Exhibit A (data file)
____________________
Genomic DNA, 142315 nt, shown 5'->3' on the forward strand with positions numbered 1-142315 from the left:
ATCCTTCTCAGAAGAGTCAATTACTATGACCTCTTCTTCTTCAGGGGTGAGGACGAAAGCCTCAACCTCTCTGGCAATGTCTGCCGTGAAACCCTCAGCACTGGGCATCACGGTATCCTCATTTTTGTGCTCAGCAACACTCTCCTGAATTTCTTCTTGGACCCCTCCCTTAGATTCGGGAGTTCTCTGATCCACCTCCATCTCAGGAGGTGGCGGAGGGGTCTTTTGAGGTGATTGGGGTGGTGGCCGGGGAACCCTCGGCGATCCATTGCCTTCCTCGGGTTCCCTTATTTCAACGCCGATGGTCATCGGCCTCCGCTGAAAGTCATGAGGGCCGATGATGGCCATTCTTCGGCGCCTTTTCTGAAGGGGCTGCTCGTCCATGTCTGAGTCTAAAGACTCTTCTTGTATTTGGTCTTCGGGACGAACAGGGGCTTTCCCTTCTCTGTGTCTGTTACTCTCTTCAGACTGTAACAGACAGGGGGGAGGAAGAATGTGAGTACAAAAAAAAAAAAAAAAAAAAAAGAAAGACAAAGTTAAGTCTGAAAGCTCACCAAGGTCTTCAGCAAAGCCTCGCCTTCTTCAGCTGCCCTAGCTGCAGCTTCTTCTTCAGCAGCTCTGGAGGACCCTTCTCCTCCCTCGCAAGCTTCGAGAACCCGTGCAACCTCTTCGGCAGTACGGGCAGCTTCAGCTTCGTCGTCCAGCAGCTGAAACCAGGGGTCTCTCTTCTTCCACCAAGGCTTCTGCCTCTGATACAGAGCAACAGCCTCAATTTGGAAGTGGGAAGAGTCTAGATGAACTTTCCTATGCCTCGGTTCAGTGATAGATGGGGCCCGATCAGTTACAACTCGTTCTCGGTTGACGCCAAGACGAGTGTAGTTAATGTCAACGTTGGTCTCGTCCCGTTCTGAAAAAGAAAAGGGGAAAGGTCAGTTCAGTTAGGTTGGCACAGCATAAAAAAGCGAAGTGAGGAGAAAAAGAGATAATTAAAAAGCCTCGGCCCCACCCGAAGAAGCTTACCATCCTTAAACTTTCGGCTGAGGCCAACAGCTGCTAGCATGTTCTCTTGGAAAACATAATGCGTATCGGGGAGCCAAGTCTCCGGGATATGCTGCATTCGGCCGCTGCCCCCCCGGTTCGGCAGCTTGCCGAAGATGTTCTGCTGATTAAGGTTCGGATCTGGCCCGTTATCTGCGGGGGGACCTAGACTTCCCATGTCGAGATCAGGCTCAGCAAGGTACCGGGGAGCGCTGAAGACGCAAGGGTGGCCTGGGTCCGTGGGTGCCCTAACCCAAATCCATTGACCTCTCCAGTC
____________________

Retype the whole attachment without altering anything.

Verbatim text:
Genomic DNA, 142315 nt, shown 5'->3' on the forward strand with positions numbered 1-142315 from the left:
ATCCTTCTCAGAAGAGTCAATTACTATGACCTCTTCTTCTTCAGGGGTGAGGACGAAAGCCTCAACCTCTCTGGCAATGTCTGCCGTGAAACCCTCAGCACTGGGCATCACGGTATCCTCATTTTTGTGCTCAGCAACACTCTCCTGAATTTCTTCTTGGACCCCTCCCTTAGATTCGGGAGTTCTCTGATCCACCTCCATCTCAGGAGGTGGCGGAGGGGTCTTTTGAGGTGATTGGGGTGGTGGCCGGGGAACCCTCGGCGATCCATTGCCTTCCTCGGGTTCCCTTATTTCAACGCCGATGGTCATCGGCCTCCGCTGAAAGTCATGAGGGCCGATGATGGCCATTCTTCGGCGCCTTTTCTGAAGGGGCTGCTCGTCCATGTCTGAGTCTAAAGACTCTTCTTGTATTTGGTCTTCGGGACGAACAGGGGCTTTCCCTTCTCTGTGTCTGTTACTCTCTTCAGACTGTAACAGACAGGGGGGAGGAAGAATGTGAGTACAAAAAAAAAAAAAAAAAAAAAAGAAAGACAAAGTTAAGTCTGAAAGCTCACCAAGGTCTTCAGCAAAGCCTCGCCTTCTTCAGCTGCCCTAGCTGCAGCTTCTTCTTCAGCAGCTCTGGAGGACCCTTCTCCTCCCTCGCAAGCTTCGAGAACCCGTGCAACCTCTTCGGCAGTACGGGCAGCTTCAGCTTCGTCGTCCAGCAGCTGAAACCAGGGGTCTCTCTTCTTCCACCAAGGCTTCTGCCTCTGATACAGAGCAACAGCCTCAATTTGGAAGTGGGAAGAGTCTAGATGAACTTTCCTATGCCTCGGTTCAGTGATAGATGGGGCCCGATCAGTTACAACTCGTTCTCGGTTGACGCCAAGACGAGTGTAGTTAATGTCAACGTTGGTCTCGTCCCGTTCTGAAAAAGAAAAGGGGAAAGGTCAGTTCAGTTAGGTTGGCACAGCATAAAAAAGCGAAGTGAGGAGAAAAAGAGATAATTAAAAAGCCTCGGCCCCACCCGAAGAAGCTTACCATCCTTAAACTTTCGGCTGAGGCCAACAGCTGCTAGCATGTTCTCTTGGAAAACATAATGCGTATCGGGGAGCCAAGTCTCCGGGATATGCTGCATTCGGCCGCTGCCCCCCCGGTTCGGCAGCTTGCCGAAGATGTTCTGCTGATTAAGGTTCGGATCTGGCCCGTTATCTGCGGGGGGACCTAGACTTCCCATGTCGAGATCAGGCTCAGCAAGGTACCGGGGAGCGCTGAAGACGCAAGGGTGGCCTGGGTCCGTGGGTGCCCTAACCCAAATCCATTGACCTCTCCAGTC